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Project Name Data (Last Modified On 1/4/2013)

Flora Data (Last Modified On 1/4/2013)
Genus BLETIA Ruiz & Pavon
PlaceOfPublication Fl. Peruv. & Chil. Prodr. 119, t. 26. 1794
Reference Benth. & Hook. Gen. Pl. 3:513. 1883.
Synonym Gyas Salisb. in Trans. Hort. Soc. Lond. 1:299. 1812. Bletiana Raf. in Amer. Monthly Mag. 42:268. 1818, nomen. Thiebautia Colla, Hort. Ripul. 139. 1824. Jimensia Raf. Fl. Tellur. 4:38. 1836. Regnellia Barb. Rodr. Gen. et Spec. Orch. Nov. 1:81. 1877. Bletilla Rchb. f. in Fl. des Serres 8:246. 1853.
Description Erect terrestrial herbs, with a few long, lanceolate, plicate, ultimately deciduous leaves which are contracted at the base into a sheathing petiole arising from the apex of a subglobose or sometimes more or less flattened, corm-like pseudobulb considerably resembling that of a Gladiolus. Inflorescences slender, erect, leafless scapes, equaling or exceeding the leaves in length, the basal portion either pro- LSince all measurements have been taken from dried material, it is to be expected that fresh flowers will exceed these figures by at least a third. duced from the sides of the corm or enveloped in the sheathing leaf bases, the upper portion racemose or sometimes paniculate. Flowers of moderate size or small. Sepals free, subequal, spreading. Petals subequal to the sepals but usually broader. Lip entire or 3-lobed; the lateral lobes broad, usually rounded, erect, in natural position parallel to the column, or sometimes with lobulate, spreading apices; mid-lobe of the lip spreading, with or without an isthmus, the apex often crisped and reflexed, retuse or 2-lobed; the disk with 5-7 more or less fleshy, longitudinal crests or keels. Column elongate, semi-terete, arcuate, the apex winged and the base auriculate. Anther operculate, incumbent, 2-celled; pollinia 8, waxy, flattened, obovate or roughly triangular in outline.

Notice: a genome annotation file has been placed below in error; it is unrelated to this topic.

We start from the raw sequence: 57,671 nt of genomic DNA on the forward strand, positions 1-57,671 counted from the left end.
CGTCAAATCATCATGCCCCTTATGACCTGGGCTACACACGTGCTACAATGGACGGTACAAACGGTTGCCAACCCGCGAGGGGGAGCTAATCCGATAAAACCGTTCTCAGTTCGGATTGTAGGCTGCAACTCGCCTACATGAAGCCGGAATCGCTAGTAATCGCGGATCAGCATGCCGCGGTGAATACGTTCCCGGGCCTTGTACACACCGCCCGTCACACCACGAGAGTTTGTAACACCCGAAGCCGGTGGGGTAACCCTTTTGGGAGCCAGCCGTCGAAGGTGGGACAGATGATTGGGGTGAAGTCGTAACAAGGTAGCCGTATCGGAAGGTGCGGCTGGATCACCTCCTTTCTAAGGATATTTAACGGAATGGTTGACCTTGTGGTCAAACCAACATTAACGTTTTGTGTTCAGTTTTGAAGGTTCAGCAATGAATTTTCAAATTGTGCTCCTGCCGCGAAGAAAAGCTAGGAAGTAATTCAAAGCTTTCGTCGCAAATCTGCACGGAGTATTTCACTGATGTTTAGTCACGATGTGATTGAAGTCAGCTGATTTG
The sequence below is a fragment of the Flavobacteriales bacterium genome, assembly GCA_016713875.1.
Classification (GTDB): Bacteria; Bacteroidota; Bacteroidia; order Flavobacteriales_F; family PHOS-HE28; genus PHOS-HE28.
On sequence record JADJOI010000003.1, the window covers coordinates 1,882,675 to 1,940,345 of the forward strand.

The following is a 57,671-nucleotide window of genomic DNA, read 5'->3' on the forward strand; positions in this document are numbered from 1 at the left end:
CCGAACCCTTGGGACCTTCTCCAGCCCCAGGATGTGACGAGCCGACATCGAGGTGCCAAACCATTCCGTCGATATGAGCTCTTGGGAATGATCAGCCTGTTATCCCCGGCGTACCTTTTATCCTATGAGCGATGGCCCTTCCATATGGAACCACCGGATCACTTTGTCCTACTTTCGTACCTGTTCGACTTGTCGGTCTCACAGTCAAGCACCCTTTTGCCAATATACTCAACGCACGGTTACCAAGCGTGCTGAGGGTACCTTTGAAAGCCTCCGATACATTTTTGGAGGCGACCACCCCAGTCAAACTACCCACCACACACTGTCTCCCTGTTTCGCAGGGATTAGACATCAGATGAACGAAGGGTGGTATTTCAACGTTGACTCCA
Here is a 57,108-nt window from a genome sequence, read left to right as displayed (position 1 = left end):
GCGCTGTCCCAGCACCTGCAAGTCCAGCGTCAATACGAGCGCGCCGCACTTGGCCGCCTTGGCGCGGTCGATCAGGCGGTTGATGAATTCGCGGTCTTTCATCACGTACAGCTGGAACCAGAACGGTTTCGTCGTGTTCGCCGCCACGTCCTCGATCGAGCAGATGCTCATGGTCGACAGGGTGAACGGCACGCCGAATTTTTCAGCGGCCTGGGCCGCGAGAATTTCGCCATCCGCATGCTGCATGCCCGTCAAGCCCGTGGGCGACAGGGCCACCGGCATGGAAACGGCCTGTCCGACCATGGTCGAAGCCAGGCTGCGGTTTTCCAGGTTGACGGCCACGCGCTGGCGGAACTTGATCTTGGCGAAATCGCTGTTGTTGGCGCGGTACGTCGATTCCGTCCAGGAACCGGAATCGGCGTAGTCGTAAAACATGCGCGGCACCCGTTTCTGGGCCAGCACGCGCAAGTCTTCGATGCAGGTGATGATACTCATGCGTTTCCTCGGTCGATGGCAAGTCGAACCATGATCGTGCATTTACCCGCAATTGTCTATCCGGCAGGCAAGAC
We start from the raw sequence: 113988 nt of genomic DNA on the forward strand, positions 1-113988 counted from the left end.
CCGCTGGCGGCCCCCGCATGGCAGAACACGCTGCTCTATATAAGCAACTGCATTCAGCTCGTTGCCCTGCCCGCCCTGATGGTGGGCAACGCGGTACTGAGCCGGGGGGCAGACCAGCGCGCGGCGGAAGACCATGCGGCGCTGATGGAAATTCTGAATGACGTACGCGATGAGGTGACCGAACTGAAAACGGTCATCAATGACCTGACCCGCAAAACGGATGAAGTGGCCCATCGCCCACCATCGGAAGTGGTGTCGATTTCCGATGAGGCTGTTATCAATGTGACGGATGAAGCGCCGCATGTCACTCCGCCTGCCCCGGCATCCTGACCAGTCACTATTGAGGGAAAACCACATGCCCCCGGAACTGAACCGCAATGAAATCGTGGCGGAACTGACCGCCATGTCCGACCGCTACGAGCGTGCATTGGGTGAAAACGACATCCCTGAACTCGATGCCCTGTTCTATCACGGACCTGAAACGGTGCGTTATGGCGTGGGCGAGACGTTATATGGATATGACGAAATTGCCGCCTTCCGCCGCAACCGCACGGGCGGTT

Note A seemingly natural but perplexing genus in need of revision, now embracing about 50 species distributed from Florida and the West Indies to Mexico and Central and South America as far as Argentina, with three or four species described from the Old World tropics. It seems probable that careful comparison of available material would reduce this list to about a dozen valid species, some of which evidently are widely distributed.
Key a. Inflorescence enveloped by the sheathing leaf bases. Flowers about 3 cm. long, produced during the rainy season (summer). Highland species ...................................2. B. REFLEXA aa. Inflorescence not enveloped by the sheathing leaf bases. Flowers about 1.5 cm. long, produced during the dry season (winter). Lowland species.......................................1. B. PURPUREA
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